Understanding urban design and its effect on our cities and homes is key to creating multifunctional and attractive spaces. This unique design process plays a pivotal role in shaping the interaction between people and places, the environment and urban form. With that comes the design of landscaped areas that don’t just look lush, but serve a valuable purpose too.
The ever-expanding public environment and the blend of architecture and landscaping must continue to come together to boost our quality of life, drive value in suburbs and cities and craft spaces that are livable, healthy and environmentally beneficial. The importance of urban design in landscaped areas is undeniable, but how does it affect you and what can you do to contribute?
How urban design & landscaping work together
From the trees that were planted to shade city sidewalks to the design of beautiful parks and other vegetated areas, landscaping contributes to the way our cities look, feel and work. Have you ever thought about the city you live in? How it looks and interlinks together? Cities that are well-designed look and feel beautiful. This is where urban design comes into play.
Urban design is a problem-solving tool. Public spaces, streetscapes and landscaped areas that are effectively designed can lead to lower crime rates and increased economic activity. Great urban design drives the way we live and use our cities, and landscaping is just a small – but highly valuable – part of the big picture.
Sustainability in landscaping
For landscaping to fuel urban design, sustainability must be incorporated. Well-planned landscape design can moderate extreme heat, recycle water, reduce energy consumption and lower carbon emissions. It also helps attract people to urban areas, making the space more livable.
It’s more than just green roofs, pretty plants and lush landscapes too. When it comes to urban design, the landscape isn’t just about decoration. It’s fundamental to how cities operate. Thus, it must be planned properly, be protected and be designed in such a way that people want to use it. Without sustainability and effective landscaping, people are less likely to collectivise and live in cities.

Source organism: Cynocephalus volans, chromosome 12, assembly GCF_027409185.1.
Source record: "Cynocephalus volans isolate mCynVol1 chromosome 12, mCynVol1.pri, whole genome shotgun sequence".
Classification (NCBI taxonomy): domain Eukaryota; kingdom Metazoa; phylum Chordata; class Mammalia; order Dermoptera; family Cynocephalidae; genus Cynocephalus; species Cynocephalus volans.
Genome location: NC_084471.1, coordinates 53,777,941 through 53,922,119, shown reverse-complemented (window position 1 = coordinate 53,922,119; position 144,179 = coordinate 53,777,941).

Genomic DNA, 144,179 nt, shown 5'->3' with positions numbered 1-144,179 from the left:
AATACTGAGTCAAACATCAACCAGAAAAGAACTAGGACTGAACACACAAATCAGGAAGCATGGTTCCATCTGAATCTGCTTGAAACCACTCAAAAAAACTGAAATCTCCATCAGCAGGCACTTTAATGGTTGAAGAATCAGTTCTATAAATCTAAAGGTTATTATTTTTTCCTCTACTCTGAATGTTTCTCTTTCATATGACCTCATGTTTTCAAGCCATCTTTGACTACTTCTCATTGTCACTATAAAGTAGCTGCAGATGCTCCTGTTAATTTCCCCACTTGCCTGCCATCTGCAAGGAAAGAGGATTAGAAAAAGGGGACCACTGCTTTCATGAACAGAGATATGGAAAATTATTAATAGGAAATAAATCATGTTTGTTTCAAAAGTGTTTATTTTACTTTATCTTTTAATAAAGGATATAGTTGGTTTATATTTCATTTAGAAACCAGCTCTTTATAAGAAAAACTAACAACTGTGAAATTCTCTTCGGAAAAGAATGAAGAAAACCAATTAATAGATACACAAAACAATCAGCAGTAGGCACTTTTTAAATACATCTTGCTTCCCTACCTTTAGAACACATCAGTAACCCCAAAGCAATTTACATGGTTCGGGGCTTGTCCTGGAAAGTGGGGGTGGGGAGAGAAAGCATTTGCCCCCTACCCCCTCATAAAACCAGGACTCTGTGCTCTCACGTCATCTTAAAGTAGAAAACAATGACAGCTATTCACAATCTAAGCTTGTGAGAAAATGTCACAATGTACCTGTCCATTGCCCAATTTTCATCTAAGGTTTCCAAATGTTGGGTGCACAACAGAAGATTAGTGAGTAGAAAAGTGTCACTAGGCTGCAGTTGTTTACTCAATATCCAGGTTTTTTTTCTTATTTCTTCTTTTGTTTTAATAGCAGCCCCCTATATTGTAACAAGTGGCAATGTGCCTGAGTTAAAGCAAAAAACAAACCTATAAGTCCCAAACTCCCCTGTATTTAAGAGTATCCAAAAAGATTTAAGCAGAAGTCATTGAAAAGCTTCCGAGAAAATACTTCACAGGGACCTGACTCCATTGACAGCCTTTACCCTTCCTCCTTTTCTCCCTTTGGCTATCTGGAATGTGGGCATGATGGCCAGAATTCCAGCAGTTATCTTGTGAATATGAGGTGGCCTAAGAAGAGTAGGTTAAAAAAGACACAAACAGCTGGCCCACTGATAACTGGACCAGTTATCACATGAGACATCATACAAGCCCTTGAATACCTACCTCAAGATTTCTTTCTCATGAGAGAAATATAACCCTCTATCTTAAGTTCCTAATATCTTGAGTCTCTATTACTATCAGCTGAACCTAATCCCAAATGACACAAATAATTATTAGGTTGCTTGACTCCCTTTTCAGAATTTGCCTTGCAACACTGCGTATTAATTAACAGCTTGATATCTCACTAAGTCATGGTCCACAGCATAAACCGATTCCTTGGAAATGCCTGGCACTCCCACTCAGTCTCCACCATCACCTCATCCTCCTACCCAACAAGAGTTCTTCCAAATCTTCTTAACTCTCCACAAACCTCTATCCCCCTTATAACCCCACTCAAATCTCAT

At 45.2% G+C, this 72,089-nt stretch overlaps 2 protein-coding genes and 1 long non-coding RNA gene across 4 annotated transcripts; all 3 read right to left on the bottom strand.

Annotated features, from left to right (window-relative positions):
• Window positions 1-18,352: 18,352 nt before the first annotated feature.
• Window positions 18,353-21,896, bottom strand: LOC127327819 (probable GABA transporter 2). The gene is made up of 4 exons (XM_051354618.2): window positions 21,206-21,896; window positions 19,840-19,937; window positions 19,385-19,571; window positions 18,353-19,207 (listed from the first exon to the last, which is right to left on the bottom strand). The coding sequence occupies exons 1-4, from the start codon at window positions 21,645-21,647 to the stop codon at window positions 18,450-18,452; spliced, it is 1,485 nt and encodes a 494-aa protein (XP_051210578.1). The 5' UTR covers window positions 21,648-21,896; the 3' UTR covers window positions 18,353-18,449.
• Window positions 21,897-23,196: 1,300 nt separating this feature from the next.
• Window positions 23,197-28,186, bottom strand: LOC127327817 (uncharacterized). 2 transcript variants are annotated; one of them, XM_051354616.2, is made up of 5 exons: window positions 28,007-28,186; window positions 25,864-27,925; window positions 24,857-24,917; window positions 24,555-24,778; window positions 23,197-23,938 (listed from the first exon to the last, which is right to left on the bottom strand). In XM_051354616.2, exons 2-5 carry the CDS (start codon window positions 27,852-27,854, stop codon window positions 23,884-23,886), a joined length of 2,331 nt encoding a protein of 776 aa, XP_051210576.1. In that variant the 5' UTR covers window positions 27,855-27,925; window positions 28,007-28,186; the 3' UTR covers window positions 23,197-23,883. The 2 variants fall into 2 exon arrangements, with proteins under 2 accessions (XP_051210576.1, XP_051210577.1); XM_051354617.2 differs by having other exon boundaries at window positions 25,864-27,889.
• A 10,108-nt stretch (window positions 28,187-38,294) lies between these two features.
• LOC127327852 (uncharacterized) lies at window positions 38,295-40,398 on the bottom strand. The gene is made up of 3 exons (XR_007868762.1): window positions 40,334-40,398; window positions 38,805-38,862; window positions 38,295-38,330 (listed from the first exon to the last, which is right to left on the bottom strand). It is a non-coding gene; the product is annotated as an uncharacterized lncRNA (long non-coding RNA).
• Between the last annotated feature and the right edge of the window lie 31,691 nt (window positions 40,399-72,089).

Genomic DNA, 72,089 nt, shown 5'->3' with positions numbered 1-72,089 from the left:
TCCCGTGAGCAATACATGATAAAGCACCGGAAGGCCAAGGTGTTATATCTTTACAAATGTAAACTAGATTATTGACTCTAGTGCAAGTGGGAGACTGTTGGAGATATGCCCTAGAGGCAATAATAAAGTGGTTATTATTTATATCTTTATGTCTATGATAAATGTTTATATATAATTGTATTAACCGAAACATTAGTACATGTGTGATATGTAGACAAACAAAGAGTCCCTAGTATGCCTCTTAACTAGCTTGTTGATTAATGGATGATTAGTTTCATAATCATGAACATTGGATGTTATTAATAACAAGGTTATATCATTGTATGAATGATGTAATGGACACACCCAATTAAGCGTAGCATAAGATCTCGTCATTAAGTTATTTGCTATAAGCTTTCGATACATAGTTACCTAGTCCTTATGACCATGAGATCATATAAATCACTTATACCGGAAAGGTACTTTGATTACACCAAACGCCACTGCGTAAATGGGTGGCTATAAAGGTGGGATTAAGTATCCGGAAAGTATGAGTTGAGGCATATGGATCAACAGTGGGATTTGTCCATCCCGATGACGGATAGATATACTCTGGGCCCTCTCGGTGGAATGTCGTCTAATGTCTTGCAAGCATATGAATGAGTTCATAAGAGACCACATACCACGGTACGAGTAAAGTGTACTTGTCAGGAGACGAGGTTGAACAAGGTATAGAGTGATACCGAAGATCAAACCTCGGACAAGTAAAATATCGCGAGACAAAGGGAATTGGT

Using landscaping to manage microclimate
As cities struggle with climate change, landscaping has developed a more crucial role in urban design. Landscapes are vital to preserving ecosystems and well-designed growing zones can control the microclimate of a particular location dramatically. Walkways lined with trees can lower temperatures in their immediate surroundings by as much as five degrees, shrubs can channel breezes and improve comfort levels both inside and outside.
To use landscaping to manage and control microclimate, you need to select appropriate plants. This includes knowing where to grow plants, shrubs and trees, and how this location will affect the ecosystem around it.
You can use smart landscaping to make a microclimate in your backyard. Do this by combining landscaping with hardscaping and choosing plants that benefit from microclimates in small pockets of your outdoor space. Other tips can be to reduce hard paving and attract nature, like butterflies and birds, to your plants.
Essential features of urban designed landscapes
Sustainability and managing microclimate through urban designed landscapes is only part of the process. To define character and add charm and beauty to a city, landscaping must work within the overall design to craft soft, contrasting spaces. For exceptional landscape design, it must:
- Improve user experience: The full space should be considered, how it will be used and its purpose. Are you looking to attract visitors or guide them to a different location? The landscape must work with climate and environmental considerations, for example, climate and drainage may limit the types of plants that can be used.
- Incorporate straight and curved lines: Using both reinforces order and creates movement and flow to a space. Straight lines are common in urban settings and complement traditional building architecture. Plants in straight line configurations can be harder to maintain, needing more pruning to keep their intended forms. On the flip side, curved-line landscapes focus on more natural forms and are common around water features, drawing attention to ponds and fountains. Naturally, curved-line landscapes will encourage movement and link to a central point.
- Balance and symmetry: Both are integral to urban design.
- Design for people: Landscape design is mainly used to benefit people. Use texture and colour to inspire emotional context and balance hardscapes with landscapes. High traffic areas will generally have more hardscape materials, whereas decorative courtyards and parks will benefit more from natural green spaces.
Through effective urban design and lush landscapes, our cities and homes become visually exciting, liveable and appealing. Great urban design pushes the limits of what a city and suburb can be and benefits everyone that lives in them.